• Home
  • Data collection
  • Data analysis
  • Data dissemination
  • Statistics by area
  • Statistical tables
  • Statistics by country
  • Publications
Last update: Jan 2009

Child labour and education

A paper by UNICEF staff analyses data from Multiple Indicator Cluster Surveys (MICS) and Demographic and Health Surveys (DHS) on child labour and school attendance from 18 countries in sub-Saharan Africa. This page provides some highlights from the study. The full paper is available at the following link.

 

‘Child Labour, Education and the Principle of Non-discrimination’, by Elizabeth D. Gibbons, Friedrich Huebler and Edilberto Loaiza, UNICEF, Division of Policy and Planning, November 2005.

 

Sub-Saharan Africa is the region with the highest share worldwide of child labourers. In the 18 countries in this region with data on child labour, 38 per cent of all children between 7 and 14 years of age are engaged in work that can be considered harmful to their development. Among these children, slightly more than half (20 per cent of the total) also attend school while another 18 per cent are only engaged in labour (see the graph below). Overall, 60 per cent of all children between 7 and 14 years attend school; 21 per cent of all children are neither in school nor do they engage in labour. These children may, however, perform work that is not considered labour, for example household work for less than 28 hours per week. 

                                   Activity status of children 7–14 years, sub-Saharan Africa
                      

 

Although many children manage to combine work and school attendance, there is a clear trade-off between the two activities. The following graph plots the child labour and school attendance rates in 18 African countries. In countries with a high share of child labourers, school attendance tends to be low. At the extreme ends of the distribution are Swaziland, with a school attendance rate of 78 per cent and a child labour rate of 10 per cent, and Niger, with a school attendance rate of 30 per cent and a child labour rate of 72 per cent. 

                     Child labour and school attendance of children 7-14 years, sub-Saharan Africa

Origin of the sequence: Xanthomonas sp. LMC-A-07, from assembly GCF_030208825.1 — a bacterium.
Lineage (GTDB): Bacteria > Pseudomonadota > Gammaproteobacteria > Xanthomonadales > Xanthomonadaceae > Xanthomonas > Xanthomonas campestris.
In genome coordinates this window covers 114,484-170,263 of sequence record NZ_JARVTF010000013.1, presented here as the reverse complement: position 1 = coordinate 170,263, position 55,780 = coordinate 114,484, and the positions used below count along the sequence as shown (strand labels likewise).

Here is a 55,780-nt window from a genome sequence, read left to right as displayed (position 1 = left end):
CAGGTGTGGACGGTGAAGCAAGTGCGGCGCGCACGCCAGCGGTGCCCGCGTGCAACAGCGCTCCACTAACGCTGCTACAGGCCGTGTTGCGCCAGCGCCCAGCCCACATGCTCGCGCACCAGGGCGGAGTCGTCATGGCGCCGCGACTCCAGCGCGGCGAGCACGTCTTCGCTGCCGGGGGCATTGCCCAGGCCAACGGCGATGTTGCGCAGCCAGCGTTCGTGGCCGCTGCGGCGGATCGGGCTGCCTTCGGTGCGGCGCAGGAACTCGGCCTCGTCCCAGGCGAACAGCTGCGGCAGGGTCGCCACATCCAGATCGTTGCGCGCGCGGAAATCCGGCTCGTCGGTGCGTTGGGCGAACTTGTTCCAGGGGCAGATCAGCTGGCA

A disaggregation of the data on child labour, shown in the graph below, reveals large disparities that are hidden by the national averages. Overall, 38 per cent of children between 7 and 14 years of age from the 18 countries analysed are engaged in child labour. 
 
Children between 7 and 10 years are somewhat more likely to be labourers than children between 11 and 14 years. This is due to the definition of child labour: A boy or girl up to 11 years of age only has to spend one hour on economic work to be considered a child labourer. Older children have to spend at least 14 hours on economic work to be counted as child labourers. 
 
Because of the inclusion of household chores in the analysis, we are able to see that the share of child labourers among girls is the same as among boys, about 38 per cent. On the other hand, the area of residence is strongly associated with child labour: Rural children (43 per cent) work much more than urban children (25 per cent).

 

The highest share of child labourers is found among the poorest 20 per cent of all households. In this group, 45 per cent of all children are engaged in labour. By comparison, a child from the richest household quintile is almost half as likely to be working (24 per cent child labourers). Lastly, the education of the primary caretaker is also associated with the probability of child labour. If the mother or caretaker has at least primary education, her children are less likely to work than children of caretakers without a formal education. 

                                      Child labour by background characteristic, sub-Saharan Africa
                        

Reference

Gibbons, Elizabeth D., Friedrich Huebler and Edilberto Loaiza, ‘Child labour, education and the principle of non-discrimination’, in Human Rights and Development: Towards mutual reinforcement, edited by Philip Alston and Mary Robinson, Oxford University Press, New York, 2005.